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Thousands of Historic Paris Photos Now Online

Pont Saint-Louis 1929

Curious what your favorite street or square in Paris looked like in the early 20th century? Now you can see for yourself thanks to the Commission du Vieux Paris, which has made over 10,000 photos available to browse for free online. Taken between 1916 and 1970 as part of a project to document — arrondissement by arrondissement – what the city looked like: houses, shops, and apartment buildings (many photographed before demolition), but also historic monuments, public facilities, and industrial complexes. Some of these photos have people posing in them or caught unaware as they go about their day in Paris.

It’s quite easy to use, even if you don’t understand French. Start at the website of Les photographies de la Commission du Vieux Paris.

Screengrab of the archive photo search

Then simply click on one of the red dots on the map of Paris, or type an address into the search box, and then click on the results on the left-hand panel that appears.

The little file symbol on the upper right will then open another sidebar that gives you the name of the photographer and the date the photo was taken, and – below the thumbnail of the image – two links to open the full-sized image. Sometimes there are multiple images for the same address, which you’ll see in a carousel at the bottom of the sidebar (the text is in English because I had Google’s auto-translator turned on):

Screengrab of the archive photo search
Screengrab of the archive photo search
Screengrab of the archive photo search

The original 6200 photos were glass plate images, taken between 1916 and 1930 by Charles Lansiaux and his successor Edouard Desprez (in subsequent years the images were taken and stored as slides).

“The bulk of the work, namely conserving, restoring, inventorying, and digitizing the collection, had been done for several decades. We took over the inventories, we cleaned them and georeferenced them so that each photo corresponded to an address”, said Julien Avinain, head of the archeology center at the department of history of architecture and archeology of the City of Paris in an article in Le Parisien.

Here’s a photo of 29 Rue de la Parcheminerie in the Latin Quarter, taken in May 1917, and today home to my favorite English bookstore in Paris, the Abbey Bookshop (with owner Brian Spence serving mulled wine last winter):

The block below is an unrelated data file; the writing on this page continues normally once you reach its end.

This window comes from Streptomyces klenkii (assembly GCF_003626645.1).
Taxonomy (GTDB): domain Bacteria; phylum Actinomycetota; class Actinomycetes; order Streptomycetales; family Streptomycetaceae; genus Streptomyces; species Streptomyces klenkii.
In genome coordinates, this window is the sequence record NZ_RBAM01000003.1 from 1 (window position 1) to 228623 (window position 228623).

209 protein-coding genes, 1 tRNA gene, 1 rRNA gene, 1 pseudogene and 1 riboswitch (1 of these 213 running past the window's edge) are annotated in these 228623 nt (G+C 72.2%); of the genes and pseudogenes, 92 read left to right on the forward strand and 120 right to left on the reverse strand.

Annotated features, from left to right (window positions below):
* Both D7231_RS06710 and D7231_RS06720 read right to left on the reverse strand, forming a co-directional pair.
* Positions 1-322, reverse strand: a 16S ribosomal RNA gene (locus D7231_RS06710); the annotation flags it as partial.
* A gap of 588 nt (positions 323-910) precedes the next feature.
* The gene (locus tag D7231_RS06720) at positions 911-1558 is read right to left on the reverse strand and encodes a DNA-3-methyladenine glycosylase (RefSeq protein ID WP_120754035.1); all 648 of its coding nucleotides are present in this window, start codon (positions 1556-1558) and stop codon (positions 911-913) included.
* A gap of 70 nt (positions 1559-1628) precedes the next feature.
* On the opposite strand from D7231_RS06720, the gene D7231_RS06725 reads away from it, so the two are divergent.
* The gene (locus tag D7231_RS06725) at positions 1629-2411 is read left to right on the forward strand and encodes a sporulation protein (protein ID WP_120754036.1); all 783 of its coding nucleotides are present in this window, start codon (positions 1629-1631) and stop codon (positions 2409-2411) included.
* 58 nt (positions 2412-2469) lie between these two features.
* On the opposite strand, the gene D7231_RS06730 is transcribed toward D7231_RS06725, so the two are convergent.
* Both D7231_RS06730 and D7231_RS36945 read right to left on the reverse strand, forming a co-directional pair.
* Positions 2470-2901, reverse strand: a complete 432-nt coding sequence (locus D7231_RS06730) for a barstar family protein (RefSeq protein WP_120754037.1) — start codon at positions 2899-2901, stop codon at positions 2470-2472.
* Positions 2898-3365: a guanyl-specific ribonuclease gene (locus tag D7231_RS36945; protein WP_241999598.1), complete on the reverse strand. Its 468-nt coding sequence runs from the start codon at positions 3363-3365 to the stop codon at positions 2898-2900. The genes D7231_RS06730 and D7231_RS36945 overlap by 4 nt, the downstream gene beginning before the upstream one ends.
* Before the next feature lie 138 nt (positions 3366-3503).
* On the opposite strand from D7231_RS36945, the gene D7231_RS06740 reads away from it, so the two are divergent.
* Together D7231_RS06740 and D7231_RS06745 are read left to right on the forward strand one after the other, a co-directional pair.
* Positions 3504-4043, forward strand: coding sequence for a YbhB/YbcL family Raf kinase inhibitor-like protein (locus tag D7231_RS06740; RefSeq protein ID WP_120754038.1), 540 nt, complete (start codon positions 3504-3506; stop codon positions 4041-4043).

Vintage photo of Rue de la Parcheminerie and photo of Abbey bookshop today

This photo taken in May 1918 in Luxembourg Gardens shows a man reading a book, and a mysterious tethered balloon in the background identified as “Saucisse” (sausage) in the records:

Vintage photo of Luxembourg Gardens

And another from Luxembourg Gardens that May of the Medicis Fountain, surrounded by sandbags and scaffolding to protect it from bombardments (WWI didn’t end until November 11th that year):

Vintage photo of  the Medicis Fountain

Here’s a photo taken in my neighborhood (Boulevard Vincent Auriole, 13th) in June 1922 of a residential building about to be demolished, with some of the neighbors posing in front, with a sliver of the elevated metro line 6 seen in the background. (I can’t help but wonder when looking at them close up: did the guy tuck a bottle into the waistband of his pants to be funny?):

Vintage photo of the 13th arrondissement

Here’s a photo taken in 1935 of 37 Rue de la Bûcherie, also in the Latin Quarter, long before another famous Anglophone bookshop, Shakespeare & Company, opened here in 1951:

Vintage photo of Rue de la Bûcherie

Go ahead and check out the website, but take warning: you may end up surfing around there for hours!


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  • I don’t know whether it the problem with my laptop or network connectivity, I couldn’t see either the thumbnail of image. All I could see is text in French language after clicking one of the red dots.

    • According to their website: “The reuse of the images is placed under a CC0 1.0 universal license (CC0 1.0) Transfer to the Public Domain. Any other use is subject to DHAAP authorization, please contact Dac-ContactDHAAP@paris.fr”